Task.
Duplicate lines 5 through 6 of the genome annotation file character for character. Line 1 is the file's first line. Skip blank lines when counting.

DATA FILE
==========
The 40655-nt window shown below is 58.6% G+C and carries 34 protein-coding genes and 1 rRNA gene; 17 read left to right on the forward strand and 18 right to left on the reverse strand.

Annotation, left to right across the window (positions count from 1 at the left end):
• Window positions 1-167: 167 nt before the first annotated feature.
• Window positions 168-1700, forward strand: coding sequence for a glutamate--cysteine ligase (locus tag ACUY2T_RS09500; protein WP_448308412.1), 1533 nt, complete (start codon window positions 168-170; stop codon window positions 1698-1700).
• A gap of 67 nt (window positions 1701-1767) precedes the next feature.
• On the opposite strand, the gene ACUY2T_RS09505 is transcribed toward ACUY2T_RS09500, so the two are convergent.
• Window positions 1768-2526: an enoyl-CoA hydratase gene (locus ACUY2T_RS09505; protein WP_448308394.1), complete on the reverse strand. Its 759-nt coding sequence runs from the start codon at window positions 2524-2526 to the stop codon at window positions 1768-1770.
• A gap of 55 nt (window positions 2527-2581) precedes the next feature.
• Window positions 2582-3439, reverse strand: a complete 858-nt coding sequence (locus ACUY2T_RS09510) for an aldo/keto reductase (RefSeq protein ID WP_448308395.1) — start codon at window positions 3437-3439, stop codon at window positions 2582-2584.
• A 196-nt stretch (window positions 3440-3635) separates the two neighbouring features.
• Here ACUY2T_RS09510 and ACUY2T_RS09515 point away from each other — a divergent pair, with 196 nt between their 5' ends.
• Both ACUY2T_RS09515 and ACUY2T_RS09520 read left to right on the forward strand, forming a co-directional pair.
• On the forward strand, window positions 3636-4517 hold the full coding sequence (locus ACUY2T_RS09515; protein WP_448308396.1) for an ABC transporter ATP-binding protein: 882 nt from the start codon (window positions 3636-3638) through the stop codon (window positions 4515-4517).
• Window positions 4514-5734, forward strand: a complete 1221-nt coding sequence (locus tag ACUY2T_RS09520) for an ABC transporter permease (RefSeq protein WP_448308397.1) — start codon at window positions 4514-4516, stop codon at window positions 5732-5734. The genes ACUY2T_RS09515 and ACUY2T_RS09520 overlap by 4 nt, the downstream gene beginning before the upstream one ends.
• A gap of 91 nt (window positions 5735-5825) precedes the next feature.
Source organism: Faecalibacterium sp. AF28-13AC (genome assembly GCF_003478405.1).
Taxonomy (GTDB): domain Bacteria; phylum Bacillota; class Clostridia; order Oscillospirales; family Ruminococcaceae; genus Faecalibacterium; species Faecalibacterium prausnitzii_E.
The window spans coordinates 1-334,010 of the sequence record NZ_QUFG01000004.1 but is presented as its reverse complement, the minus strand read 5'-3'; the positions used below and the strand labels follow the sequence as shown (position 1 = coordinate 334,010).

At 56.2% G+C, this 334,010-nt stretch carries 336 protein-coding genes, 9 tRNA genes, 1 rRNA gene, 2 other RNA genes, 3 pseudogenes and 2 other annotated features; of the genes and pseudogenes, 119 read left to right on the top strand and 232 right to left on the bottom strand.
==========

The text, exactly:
• A gap of 67 nt (window positions 1701-1767) precedes the next feature.
• On the opposite strand, the gene ACUY2T_RS09505 is transcribed toward ACUY2T_RS09500, so the two are convergent.